May Walding .... wardrobe assistant (uncredited)
 
Editorial Department
Stephen Bearman .... colorist (digitally restored version)
Reginald Mills .... supervising editor
Noreen Ackland .... assistant editor (uncredited)
Derek Armstrong .... assistant editor (uncredited)
Tom Simpson .... assistant editor (uncredited)
Tom Simpson .... assistant cutter (uncredited)
Frankie Taylor .... junior cutter (uncredited)
 
Music Department
Kenny Baker .... composer: night club scene music (as Ted Heath's Kenny Baker Swing Group)
Hubert Clifford .... musical director
Frederick Lewis .... composer: night club scene music (as Fred Lewis)
 
Other crew
Doreen North .... continuity
Gwladys Jenks .... production secretary (uncredited)
Vivienne Knight .... publicist (uncredited)
Marjorie Mein .... production department secretary (uncredited)
George Mills .... production assistant (uncredited)
Charles Orme .... production assistant (uncredited)
Jean Osborne .... publicity assistant (uncredited)
 
Crew believed to be complete


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Additional Details

Also Known As:
"The Small Back Room" - UK (original title)
See more »
Runtime:
106 min
Country:
Language:
Aspect Ratio:
1.37 : 1 See more »
Sound Mix:
Mono (Western Electric Recording)
Certification:

Did You Know?

Trivia:
When Sammy and Susan are at the Hickory Tree night club, Susan spots Gillian, an old acquaintance, and asks Sammy to start talking, to avoid the meeting. Sammy starts, and then Susan joins in reciting the following lines: "I never nurs'd a dear gazelle, / To glad me with its soft black eye, / But when it came to know me well / And love me, it was sure to die." These lines are from the poem Lalla Rookh (in the section entitled The Fire Worshipers) by the Irish poet Thomas Moore (1779-1852).See more »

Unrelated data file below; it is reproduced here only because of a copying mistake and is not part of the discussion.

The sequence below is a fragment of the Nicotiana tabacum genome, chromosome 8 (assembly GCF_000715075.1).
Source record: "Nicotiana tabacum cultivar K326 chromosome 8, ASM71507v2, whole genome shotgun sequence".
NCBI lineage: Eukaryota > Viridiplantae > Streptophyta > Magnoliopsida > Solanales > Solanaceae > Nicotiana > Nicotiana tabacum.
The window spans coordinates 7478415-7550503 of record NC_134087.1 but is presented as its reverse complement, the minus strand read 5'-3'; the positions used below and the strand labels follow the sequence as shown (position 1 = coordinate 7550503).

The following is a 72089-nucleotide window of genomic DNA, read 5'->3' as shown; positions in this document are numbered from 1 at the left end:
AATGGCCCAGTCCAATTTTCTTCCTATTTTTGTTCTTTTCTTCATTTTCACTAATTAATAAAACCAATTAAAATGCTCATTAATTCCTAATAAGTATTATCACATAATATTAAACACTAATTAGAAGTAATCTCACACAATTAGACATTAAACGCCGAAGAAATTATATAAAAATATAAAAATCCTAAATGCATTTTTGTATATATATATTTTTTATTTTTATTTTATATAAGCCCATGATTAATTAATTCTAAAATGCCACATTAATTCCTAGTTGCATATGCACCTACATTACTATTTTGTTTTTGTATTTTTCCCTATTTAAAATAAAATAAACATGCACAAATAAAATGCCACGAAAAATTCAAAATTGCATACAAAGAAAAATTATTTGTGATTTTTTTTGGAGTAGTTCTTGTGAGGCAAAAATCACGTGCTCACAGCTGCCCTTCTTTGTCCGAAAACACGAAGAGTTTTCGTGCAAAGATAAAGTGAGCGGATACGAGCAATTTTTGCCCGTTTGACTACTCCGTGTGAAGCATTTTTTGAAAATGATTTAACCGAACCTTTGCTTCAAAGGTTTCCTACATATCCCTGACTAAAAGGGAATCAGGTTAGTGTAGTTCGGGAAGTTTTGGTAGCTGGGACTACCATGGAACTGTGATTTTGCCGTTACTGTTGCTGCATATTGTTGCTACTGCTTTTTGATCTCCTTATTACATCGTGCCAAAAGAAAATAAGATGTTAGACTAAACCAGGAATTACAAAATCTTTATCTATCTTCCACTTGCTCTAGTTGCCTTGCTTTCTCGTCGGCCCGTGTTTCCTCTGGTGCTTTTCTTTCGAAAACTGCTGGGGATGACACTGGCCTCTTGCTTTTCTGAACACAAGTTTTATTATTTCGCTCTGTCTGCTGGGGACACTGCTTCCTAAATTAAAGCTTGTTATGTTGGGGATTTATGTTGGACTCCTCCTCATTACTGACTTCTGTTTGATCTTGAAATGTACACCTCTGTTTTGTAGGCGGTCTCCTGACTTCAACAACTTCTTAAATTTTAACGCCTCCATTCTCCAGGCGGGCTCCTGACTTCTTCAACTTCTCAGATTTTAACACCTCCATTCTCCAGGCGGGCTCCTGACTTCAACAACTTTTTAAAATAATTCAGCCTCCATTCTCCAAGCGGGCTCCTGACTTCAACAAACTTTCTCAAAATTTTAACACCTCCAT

Goofs:
Boom mic visible: A little over 75 minutes into the film, during the scene where the character of Sammy Rice trashes his sitting room, the shadow of the boom mic can be seen reflected in the empty picture frame in the foreground of the shot.See more »
Quotes:
Sammy Rice:I must have a drink. Ask me to have a drink woman.
Susan:Have a drink Sammy.
Sammy Rice:Whisky?
[Susan nods.]
Sammy Rice:No thanks Susan.
See more »
Movie Connections:
Featured in The Unforgettable Sid James (2000) (TV)See more »
Soundtrack:
If You Were the Only Girl in the WorldSee more »

FAQ

This FAQ is empty. Add the first question.
22 out of 22 people found the following review useful.
Brooding Tale of Redemption, 24 August 2000
Author: chazzy-3 (ccasinghino@suffield.crec.org) from Suffield, Connecticut

This film is an interesting return to the general subject matter of Powell and Pressburger's black and white war films (49th Parallel, One of our Aircraft, etc..), but, made four years after the end of the war, it is a moody piece that focuses on a man disabled by the war. It is typical of their work in that it features brilliantly well-rounded, truly adult characters without easy answers or one-dimensional poses; it is also a departure from their other films of the period in its lack of flamboyance and otherworldly flair. The gritty style - no music, for example, and wonderfully spare dialogue by Pressburger - is perfectly echoed by the intense performances of Kathleen Byron and David Farrar. As always, Powell's keen visual sense is paramount to the brilliance of the Archers' films, and the bomb-defusing scene on the beach makes great use of the setting in its compositions and editing. Although it is not the best introduction to the work of Powell and Pressburger, this film is a keen testament to the capacity of their storytelling abilities in weaving a tale of a man who finds redemption through work and love. Whether their films are explorations of the power of art or the effects of war, I consistently find their work profoundly moving. Let's hope that it is FINALLY released on video or, better still, DVD. (Attention, Scorcese!!!!)